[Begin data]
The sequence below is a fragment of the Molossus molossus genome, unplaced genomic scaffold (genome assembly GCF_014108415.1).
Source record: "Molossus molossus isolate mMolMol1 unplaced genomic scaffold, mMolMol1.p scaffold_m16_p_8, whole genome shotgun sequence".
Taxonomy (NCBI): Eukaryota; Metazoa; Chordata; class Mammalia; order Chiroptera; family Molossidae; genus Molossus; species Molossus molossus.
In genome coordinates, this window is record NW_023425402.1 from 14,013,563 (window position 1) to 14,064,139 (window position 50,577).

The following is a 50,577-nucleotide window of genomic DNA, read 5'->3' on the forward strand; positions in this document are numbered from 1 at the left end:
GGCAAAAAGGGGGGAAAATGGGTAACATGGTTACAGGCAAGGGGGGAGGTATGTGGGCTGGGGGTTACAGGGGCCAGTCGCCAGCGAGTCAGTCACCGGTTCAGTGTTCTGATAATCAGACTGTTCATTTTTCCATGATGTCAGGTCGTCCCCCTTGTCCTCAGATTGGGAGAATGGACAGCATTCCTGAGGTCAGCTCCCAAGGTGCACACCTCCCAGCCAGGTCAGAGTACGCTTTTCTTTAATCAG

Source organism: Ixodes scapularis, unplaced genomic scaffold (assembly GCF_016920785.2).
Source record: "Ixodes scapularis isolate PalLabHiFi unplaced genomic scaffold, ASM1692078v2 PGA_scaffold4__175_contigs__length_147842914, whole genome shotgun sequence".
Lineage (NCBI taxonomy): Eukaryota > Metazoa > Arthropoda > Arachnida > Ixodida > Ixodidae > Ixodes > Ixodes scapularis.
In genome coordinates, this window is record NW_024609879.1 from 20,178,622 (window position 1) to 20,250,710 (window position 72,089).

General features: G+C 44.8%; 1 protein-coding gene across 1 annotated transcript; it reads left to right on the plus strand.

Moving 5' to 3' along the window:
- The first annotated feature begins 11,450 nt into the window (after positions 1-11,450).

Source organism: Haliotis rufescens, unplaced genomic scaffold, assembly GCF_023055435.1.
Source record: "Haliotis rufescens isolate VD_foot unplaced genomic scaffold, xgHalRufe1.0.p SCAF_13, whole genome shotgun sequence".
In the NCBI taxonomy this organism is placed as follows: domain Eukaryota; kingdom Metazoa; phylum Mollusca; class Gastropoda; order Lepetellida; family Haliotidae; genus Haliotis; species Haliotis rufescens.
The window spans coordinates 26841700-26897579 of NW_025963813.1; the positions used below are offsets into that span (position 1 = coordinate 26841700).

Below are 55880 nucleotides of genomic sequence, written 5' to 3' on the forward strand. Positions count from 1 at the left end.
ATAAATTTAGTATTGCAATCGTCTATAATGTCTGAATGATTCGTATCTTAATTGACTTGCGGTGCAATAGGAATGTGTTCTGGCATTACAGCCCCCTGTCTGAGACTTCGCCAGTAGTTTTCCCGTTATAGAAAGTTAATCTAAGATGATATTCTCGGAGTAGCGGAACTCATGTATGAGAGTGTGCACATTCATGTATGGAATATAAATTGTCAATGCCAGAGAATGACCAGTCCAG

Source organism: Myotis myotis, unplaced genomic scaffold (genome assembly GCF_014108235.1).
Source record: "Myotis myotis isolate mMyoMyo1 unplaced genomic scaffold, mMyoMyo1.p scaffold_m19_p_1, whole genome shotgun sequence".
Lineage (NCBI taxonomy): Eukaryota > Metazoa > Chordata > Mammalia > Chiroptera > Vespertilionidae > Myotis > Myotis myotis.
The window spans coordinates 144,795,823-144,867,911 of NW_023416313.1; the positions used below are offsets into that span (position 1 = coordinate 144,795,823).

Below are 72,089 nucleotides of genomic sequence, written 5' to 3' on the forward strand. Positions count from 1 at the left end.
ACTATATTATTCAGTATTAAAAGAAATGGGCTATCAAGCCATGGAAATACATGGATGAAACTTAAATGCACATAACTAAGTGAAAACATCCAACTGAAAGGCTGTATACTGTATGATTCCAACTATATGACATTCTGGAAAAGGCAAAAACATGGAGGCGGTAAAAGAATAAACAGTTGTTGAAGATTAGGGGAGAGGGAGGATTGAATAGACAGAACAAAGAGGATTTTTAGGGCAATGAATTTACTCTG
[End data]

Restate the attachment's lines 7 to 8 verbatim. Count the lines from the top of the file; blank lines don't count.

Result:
Source organism: Ixodes scapularis, unplaced genomic scaffold (assembly GCF_016920785.2).
Source record: "Ixodes scapularis isolate PalLabHiFi unplaced genomic scaffold, ASM1692078v2 PGA_scaffold4__175_contigs__length_147842914, whole genome shotgun sequence".